Men, Emotion and King Arthur
Earlier this summer, the New York Times ran an article titled “Talking to Boys the Way We Talk to Girls.” This article examines how parents and caregivers tend to limit the emotional vocabulary of boys, sending the message that boys need to develop emotional distance and stoicism. As the title suggests, the piece ends with a call to engage boys as well as girls emotionally — to let them experience and talk through emotions.
The examples in the article, and its modest call to support young boys as they experience and process the whole array of human emotions, won’t be revelatory to anyone who has reservations about modern American notions of masculinity. I read the article, nodded in agreement, and then I made the cardinal mistake of the internet.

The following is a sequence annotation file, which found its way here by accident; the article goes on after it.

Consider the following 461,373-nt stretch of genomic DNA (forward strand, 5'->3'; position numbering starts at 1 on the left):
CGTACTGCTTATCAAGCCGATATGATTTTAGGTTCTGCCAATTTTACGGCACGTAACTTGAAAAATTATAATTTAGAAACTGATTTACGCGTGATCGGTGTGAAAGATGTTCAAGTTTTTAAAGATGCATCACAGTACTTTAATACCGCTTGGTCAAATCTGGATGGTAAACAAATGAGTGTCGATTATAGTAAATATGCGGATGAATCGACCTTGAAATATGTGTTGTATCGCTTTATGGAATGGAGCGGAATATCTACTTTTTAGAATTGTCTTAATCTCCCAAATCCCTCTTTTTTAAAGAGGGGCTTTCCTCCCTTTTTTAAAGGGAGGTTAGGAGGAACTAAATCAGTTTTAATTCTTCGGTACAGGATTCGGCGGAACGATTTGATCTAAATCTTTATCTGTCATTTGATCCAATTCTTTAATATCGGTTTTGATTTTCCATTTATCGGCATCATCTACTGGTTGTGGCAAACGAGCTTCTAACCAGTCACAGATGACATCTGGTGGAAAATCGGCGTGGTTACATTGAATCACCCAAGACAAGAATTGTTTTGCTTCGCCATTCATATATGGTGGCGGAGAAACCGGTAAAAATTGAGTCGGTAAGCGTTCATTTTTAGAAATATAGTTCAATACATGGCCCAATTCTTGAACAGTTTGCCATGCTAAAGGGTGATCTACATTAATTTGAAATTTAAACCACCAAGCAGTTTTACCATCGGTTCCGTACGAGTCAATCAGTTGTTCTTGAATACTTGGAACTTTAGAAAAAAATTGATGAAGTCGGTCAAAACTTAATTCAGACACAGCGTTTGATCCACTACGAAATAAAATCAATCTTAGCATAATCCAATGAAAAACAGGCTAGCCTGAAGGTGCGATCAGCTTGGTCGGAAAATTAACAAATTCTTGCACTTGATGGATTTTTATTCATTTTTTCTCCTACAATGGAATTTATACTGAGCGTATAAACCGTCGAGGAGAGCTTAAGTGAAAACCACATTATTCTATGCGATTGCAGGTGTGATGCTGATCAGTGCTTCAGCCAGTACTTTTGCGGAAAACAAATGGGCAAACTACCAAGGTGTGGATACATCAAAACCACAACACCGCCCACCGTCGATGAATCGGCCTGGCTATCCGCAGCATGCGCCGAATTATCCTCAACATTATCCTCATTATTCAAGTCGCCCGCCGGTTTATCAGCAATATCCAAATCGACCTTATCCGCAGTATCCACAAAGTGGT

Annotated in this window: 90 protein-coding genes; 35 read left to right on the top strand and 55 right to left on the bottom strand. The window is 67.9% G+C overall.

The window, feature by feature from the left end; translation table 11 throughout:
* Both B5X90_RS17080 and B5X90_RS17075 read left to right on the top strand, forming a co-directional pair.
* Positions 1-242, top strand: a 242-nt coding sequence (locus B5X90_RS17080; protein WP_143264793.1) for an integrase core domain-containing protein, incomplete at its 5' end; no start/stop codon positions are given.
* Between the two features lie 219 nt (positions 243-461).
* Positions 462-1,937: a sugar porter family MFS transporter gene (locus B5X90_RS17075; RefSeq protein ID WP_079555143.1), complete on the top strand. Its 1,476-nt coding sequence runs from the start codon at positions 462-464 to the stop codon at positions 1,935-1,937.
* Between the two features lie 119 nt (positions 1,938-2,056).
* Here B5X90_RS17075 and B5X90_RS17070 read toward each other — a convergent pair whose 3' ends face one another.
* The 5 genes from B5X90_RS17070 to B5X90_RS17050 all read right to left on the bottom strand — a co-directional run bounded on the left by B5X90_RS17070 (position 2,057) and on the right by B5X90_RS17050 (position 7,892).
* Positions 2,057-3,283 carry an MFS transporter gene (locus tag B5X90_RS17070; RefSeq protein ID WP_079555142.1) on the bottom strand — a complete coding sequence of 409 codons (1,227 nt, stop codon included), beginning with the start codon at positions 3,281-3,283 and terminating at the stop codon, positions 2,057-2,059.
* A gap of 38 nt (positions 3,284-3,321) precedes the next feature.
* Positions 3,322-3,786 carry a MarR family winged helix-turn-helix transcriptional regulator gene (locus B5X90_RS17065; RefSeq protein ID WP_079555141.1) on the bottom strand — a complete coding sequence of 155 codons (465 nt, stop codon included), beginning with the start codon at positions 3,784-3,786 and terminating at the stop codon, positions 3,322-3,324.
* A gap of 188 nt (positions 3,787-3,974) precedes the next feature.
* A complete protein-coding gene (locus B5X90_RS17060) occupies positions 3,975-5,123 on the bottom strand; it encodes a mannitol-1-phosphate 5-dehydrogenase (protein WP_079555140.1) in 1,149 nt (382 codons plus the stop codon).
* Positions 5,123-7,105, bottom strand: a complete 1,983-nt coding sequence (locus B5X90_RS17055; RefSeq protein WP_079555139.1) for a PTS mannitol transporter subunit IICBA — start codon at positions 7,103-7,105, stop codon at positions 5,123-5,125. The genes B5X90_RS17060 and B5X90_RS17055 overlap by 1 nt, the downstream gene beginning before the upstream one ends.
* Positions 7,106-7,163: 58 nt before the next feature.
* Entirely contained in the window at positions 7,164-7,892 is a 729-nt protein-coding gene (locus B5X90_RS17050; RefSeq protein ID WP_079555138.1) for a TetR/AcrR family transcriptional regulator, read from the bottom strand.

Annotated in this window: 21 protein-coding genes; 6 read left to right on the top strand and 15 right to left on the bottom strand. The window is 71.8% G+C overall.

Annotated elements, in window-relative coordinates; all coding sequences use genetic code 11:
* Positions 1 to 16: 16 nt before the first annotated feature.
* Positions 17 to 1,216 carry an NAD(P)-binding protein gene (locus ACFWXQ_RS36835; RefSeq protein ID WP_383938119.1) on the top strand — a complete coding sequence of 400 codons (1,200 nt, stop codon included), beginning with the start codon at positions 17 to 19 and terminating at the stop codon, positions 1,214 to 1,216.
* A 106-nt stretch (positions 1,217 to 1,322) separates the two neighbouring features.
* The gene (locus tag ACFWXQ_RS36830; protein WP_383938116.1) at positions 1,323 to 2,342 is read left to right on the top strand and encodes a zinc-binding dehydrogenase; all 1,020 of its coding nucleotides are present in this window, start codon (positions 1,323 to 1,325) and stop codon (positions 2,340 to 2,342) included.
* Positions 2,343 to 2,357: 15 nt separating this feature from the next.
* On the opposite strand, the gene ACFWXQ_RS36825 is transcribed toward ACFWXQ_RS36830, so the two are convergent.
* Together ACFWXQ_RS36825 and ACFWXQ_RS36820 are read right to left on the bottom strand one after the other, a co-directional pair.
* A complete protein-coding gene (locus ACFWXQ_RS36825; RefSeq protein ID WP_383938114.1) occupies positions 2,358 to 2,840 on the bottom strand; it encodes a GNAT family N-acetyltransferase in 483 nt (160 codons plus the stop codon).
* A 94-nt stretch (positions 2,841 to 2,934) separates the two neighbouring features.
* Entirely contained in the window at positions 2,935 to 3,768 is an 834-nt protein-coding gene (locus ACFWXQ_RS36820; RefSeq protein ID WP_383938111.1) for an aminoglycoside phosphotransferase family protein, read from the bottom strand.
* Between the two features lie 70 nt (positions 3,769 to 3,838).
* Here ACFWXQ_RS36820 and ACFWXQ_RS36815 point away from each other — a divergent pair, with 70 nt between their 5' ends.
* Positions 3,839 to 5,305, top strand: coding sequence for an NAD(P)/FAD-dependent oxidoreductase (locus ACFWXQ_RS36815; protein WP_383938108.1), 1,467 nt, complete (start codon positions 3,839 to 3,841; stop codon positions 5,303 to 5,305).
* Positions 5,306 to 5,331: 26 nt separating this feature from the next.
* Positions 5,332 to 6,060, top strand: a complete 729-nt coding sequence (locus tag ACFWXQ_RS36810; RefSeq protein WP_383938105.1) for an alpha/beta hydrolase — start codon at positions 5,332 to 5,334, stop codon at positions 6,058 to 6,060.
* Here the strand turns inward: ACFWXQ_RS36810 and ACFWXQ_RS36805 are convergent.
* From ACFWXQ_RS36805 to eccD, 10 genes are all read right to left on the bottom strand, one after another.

I read the comments.
Although I shouldn’t have been surprised, a number of commenters — perhaps as many as half — expressed concern or even outrage over their perception that this article aimed to turn boys into girls. Many of these concerned comments noted that boys and girls are different, and argued that feminizing boys would create vague social ills.
These comments, of course, rehash the denigration of anything labelled “feminine” (including emotions) while also misunderstanding the article — which simply pointed out that we should teach both boys and girls emotional literacy, rather than attempting to restrict or suppress boys’ emotions (the article also pointed out that boys experience emotions, which should be unexceptionable but apparently isn’t).
These critical comments about the article also tended to reflect the prominence of what I’ll call the “Clint Eastwood” model of masculinity. This model prizes emotional distance in relationships and a stoic acceptance of circumstances; emotional reactions (or at least, reactions other than anger) are for women, not for men who want to be accepted and successful.